I can't imagine what Merton would make of our 24/7 news cycle and "reality" programming.


This was written by Thomas Merton, a Cistercian monk, social critic and prolific author, as a preface to his collection of essays in Faith and Violence. He wrote it for the Advent season of 1967. His last as it happens, before his death in Thailand in 1968. Merton was writing at the height of the Civil Rights Movement and the beginnings of the opposition to the Viet Nam war. Now we’re faced with the one percent vs the ninety nine percent, occupy Wall Street, the war on terrorism; doesn’t seem that much has changed in the forty odd years since Merton wrote this essay. “The Hassidic rabbi Baal She Tov, once told the following story. Two men were traveling through a forest. One was drunk and the other was sober. As they went, they were attacked by robbers, beaten, robbed of all they had including their clothing. When they emerged, people asked them if they got through the woods without trouble. The drunken man said: “Everything was fine;; nothing went wrong; we had no trouble at all.” They said: “How does it happen that you are naked and covered with blood?” He did not have an answer. The sober man said: “Do not believe him he is drunk. It was a disaster. Robbers beat us without mercy and took everything we had. Be warned by what happened to us, and look out for yourselves.” For some “faithful”-and for some unbelievers too-“faith” seems to be a kind of drunkenness, an anesthetic, that keeps you from realizing and believing that anything can every go wrong. Such faith can be immersed in a world of violence and make no objection: the violence is perfectly all right. It is quite normal-unless of course it happens to be exercised by Negroes. Then it must be immediately put down instantly be superior force. The drunkenness of this kind of faith-whether in a religious message of in a political ideology-enables us to go to life without seeing our own violence is a disaster and that overwhelming force by which we seek to assert ourselves and our own self interest may well be our ruin. Is faith a narcotic dream in a world of heavily armed robbers, or is it an awakening? Is faith a convenient nightmare in which we are attacked and obliged to destroy our attackers? What if we awaken to discover that we are the robbers, and our destruction comes from the root of hate in ourselves?” Abbey of Gethsemane Advent 1967 I read this for the first time several years ago. Rereading this tied to my own searching it really shook me this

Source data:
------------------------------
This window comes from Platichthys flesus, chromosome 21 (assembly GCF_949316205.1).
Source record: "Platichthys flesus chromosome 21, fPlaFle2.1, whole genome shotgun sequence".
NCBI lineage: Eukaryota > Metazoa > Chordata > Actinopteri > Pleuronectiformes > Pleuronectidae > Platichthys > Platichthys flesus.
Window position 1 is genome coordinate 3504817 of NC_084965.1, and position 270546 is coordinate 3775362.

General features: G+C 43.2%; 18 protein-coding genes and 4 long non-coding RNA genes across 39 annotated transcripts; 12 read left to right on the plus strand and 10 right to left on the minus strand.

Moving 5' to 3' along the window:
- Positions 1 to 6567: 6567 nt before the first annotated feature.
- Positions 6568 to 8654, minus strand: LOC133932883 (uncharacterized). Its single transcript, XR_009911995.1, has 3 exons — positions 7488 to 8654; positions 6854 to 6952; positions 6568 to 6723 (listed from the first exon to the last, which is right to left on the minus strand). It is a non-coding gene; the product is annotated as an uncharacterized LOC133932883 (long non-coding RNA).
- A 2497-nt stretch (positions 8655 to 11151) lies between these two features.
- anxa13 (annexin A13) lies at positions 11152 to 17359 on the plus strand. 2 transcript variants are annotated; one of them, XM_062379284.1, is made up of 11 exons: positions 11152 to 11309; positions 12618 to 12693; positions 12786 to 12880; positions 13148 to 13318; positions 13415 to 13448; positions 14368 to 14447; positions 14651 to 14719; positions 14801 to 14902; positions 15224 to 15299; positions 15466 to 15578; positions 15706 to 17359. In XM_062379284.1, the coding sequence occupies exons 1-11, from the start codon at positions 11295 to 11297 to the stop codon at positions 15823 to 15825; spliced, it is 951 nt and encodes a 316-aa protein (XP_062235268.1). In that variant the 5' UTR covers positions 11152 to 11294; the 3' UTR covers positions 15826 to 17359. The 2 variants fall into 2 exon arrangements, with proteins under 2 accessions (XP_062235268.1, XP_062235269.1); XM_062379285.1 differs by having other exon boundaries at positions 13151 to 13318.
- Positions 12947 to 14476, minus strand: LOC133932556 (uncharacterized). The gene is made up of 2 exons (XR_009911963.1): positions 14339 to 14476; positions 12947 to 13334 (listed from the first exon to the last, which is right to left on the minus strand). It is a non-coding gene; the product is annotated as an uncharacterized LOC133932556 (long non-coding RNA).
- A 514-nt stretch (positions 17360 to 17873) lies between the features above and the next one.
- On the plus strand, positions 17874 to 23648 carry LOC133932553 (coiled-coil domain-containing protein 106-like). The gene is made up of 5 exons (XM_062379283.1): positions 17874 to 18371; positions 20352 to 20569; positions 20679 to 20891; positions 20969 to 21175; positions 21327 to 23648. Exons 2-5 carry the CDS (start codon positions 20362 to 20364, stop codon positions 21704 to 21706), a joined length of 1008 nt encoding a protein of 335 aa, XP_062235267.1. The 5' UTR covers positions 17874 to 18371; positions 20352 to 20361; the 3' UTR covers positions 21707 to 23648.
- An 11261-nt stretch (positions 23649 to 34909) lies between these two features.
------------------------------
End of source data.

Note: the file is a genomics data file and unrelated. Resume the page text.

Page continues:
Dabhar is Hebrew, often translated as the creative word of God. If you take the first few verses of the book of John it gets very interesting. In the beginning was the creative word of God and the creative word of God was with God and the creative word of God was God. And the creative word of God became flesh and dwelt among us. John 1: 1,14. In a world that relies almost exclusively on the creative written word; we forget the at the very beginning God spoke and there was light and all of Creation.